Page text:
Healthy food sells and is good for business

Not only is healthy food good for your body and mind, it is also good for business, researchers at the University of Iowa reported after asking the booster club in Muscatine whether it would add healthy foods to its concession menu. It also asked the club whether it might consider improving the ingredients of popcorn, nachos and other big sellers.

Booster clubs across America directly support schools’ extra-curricular and athletic programs like choir and band. Ninety-thousand dollars are raised each year by the Muskie Boosters, which go towards athletics and other extra-curricular activities.

Clubs may be reluctant to consider altering concession sales, which have proven to be reliable generators of cash.

Kate Hansen a former president of the Muskie Boosters, said:

“I don’t think without [revenue from] booster clubs, especially with how schools are cutting things, how they’d be able to do it.”

The gamble paid off

However, introducing health food to their concession sales was a small risk that paid off for the Muskies. The researchers reported in the Journal of Public Health that the club earned stable sales and revenues with the addition of health food over one full season.

Healthy food also represented a tidy profit. Each varsity football game’s average sales increased from $6,599 in 2008 to $6,849 in 2009, a 4% increase. The healthy food addition boosted overall sales, making up 9.2% of concession sales.

The researchers carried out surveys with parents and students and found they were happy with the healthy food choices.

Team leader, Helena Laroche, said:

“This study is the first to evaluate the results on satisfaction and sales of making changes to concession-stand offerings in school settings. It provides preliminary evidence that altering offerings and adding healthy options can be done by working in concert with parent groups.”

“Furthermore, these modifications can provide reasonable revenue and profit margins without negative effects on customer satisfaction.”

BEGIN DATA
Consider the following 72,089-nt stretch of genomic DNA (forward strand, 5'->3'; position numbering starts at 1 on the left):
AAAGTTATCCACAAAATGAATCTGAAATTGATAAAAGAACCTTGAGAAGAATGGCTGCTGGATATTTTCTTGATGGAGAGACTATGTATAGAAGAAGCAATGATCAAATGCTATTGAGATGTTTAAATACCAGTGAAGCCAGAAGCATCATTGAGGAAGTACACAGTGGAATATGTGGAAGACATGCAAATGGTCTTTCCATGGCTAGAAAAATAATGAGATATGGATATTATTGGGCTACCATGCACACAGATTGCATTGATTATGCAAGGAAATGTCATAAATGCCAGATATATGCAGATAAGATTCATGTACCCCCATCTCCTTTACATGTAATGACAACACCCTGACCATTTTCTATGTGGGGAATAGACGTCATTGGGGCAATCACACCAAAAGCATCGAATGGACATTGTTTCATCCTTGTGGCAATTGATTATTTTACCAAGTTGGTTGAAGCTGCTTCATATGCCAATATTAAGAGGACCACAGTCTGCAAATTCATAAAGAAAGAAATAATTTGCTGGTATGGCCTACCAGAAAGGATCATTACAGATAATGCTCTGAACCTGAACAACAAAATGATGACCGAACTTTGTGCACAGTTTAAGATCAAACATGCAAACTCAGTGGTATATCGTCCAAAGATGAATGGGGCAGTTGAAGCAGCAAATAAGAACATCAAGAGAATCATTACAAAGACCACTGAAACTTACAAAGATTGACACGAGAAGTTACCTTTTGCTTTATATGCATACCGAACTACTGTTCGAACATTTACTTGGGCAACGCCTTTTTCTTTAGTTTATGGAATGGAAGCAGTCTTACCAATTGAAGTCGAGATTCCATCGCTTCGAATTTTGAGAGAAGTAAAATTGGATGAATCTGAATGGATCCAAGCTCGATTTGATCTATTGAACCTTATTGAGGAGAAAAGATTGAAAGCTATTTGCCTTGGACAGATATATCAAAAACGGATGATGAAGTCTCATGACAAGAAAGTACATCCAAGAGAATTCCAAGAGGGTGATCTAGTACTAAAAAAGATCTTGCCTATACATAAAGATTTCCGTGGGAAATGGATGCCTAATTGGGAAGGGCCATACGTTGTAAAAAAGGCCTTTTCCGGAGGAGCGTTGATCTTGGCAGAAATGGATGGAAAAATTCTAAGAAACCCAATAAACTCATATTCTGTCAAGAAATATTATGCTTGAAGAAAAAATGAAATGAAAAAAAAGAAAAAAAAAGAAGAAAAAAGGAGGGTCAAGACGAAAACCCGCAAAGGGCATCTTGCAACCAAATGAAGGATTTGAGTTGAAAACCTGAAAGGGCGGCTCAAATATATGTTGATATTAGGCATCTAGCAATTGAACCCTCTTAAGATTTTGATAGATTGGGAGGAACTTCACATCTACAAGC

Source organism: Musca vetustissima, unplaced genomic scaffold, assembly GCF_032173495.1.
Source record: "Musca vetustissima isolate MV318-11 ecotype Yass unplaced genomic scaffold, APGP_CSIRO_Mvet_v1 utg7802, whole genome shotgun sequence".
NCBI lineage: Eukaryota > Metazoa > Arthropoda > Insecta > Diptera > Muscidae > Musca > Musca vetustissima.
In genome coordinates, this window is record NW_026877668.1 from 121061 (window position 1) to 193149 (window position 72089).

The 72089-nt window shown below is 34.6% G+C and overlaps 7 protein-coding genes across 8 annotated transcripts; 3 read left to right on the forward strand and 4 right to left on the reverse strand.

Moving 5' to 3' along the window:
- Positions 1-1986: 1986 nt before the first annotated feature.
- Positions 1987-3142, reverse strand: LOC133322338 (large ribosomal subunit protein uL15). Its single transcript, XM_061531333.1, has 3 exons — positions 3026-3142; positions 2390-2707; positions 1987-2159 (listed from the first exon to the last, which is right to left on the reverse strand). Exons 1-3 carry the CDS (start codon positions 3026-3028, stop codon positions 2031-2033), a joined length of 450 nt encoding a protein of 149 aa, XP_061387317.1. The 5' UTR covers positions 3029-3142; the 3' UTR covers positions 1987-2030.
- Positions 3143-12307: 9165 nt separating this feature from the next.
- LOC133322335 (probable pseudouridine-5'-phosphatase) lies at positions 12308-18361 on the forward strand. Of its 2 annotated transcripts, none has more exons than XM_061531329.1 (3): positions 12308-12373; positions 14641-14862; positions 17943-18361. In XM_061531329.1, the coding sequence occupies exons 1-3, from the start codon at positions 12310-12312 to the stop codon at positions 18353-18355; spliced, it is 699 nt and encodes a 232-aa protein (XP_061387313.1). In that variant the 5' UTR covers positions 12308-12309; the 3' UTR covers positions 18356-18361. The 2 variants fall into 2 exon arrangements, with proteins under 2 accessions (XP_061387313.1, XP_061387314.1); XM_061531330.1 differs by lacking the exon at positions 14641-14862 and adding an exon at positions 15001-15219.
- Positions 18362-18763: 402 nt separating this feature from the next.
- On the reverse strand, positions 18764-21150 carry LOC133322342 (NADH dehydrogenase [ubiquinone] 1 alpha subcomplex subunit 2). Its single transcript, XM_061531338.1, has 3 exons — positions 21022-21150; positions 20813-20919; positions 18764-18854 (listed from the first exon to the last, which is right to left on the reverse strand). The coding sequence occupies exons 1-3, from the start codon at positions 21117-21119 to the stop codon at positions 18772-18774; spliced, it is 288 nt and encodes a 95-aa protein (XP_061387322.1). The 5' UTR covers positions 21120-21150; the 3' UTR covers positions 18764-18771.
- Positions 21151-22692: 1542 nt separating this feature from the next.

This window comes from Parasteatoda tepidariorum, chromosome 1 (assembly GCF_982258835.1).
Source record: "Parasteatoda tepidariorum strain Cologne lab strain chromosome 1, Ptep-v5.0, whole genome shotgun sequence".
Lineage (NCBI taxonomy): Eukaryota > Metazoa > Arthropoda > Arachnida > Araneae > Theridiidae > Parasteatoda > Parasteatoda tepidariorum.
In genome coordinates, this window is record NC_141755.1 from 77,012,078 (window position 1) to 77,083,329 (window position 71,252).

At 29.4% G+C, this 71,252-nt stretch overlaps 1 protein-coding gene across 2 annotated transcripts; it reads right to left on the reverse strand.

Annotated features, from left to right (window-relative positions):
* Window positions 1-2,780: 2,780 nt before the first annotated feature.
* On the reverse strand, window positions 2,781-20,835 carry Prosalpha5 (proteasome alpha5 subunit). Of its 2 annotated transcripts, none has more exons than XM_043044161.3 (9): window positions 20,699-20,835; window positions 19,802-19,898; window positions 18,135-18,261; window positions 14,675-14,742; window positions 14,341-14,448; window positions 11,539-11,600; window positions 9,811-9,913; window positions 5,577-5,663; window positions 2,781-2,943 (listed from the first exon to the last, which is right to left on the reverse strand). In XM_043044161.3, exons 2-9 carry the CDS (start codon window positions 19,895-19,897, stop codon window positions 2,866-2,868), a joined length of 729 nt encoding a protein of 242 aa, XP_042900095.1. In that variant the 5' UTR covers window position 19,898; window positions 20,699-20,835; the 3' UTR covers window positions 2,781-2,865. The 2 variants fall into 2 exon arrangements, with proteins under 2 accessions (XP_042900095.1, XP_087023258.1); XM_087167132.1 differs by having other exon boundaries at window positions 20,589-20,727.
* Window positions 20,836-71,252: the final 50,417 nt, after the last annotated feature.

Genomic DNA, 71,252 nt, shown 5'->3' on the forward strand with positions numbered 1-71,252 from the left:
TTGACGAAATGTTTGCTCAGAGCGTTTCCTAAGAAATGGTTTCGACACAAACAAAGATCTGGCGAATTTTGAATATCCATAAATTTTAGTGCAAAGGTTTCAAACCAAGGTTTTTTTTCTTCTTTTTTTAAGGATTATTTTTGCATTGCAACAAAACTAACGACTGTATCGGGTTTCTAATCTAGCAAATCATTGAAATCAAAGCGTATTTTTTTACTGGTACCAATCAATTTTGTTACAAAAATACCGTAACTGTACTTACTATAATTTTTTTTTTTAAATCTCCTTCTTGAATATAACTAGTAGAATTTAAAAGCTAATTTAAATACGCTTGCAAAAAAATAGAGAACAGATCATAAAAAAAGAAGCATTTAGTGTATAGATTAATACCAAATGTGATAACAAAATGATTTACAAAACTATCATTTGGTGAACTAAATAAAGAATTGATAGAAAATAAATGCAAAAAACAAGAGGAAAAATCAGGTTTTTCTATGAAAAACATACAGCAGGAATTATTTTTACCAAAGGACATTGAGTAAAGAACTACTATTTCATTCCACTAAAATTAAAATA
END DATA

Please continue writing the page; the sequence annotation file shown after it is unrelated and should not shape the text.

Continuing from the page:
More booster clubs adding health food option

So far, six more booster clubs in Iowa now include healthy food options in their concession menus, after following a how-to-guide Laroche wrote based on her Muscatine experience.

Laroche said “Booster groups have worried that healthier items wouldn’t sell, and it’s important for them to make money to support student activities. This shows it can be done.”

Eight healthy foods were offered in the Muskie Boosters menu:

  • String cheese
  • Trail mix
  • Pickles
  • Soft pretzels
  • Granola bars
  • Chicken sandwiches
  • Carrots and dip
  • Apples

The healthy options were added during Muscatine High’s 2009 fall season volleyball matches, swim meets and football games. Canola oil in the popcorn was substituted with coconut oil bars. The cheese in the nachos was also changed, thus eliminating their trans fat content.

Chicken sandwiches and soft pretzels accounted for 7.6% of all foods sold. The sale of other foods fluctuated, depending on the weather, product visibility and venue.

The authors reported that:

  • Trail mix and granola bars sold better indoors.
  • Carrots and dips had higher sales in outdoor settings when the weather was good.
  • Students liked the pickles.
  • “String cheese suffered from being tucked away in a refrigerator.”
  • Nobody noticed the different ingredients in the nachos and popcorn, which continued to sell well.

Add at least five healthy items

A team from Cornell University’s Food and Brand Lab analyzed the sales data. Brian Wansink, Cornell laboratory’s director, said:

“If you’re a concession-stand sponsor, and you want people to eat better, and you want to make more money, add at least five healthy items. There’s got to be a critical mass, and we find that five’s a very lucky number, and ten is even better.”

Although traditional concession foods – candy bars, pizza and hot dogs – continued selling well, Hansen noticed “a shift in people’s perception and attitudes about the new offerings.”

Hansen, who was President of the Muscatine booster club during the study, said:

“I think what it comes down to is people want to have choices. We still sell hot dogs, we still sell pizza, we still sell candy bars. But everything in life is about choices, and it’s important to put choices out there that meets everybody’s needs and wants, and more people, it seems, want to lead healthier lives.”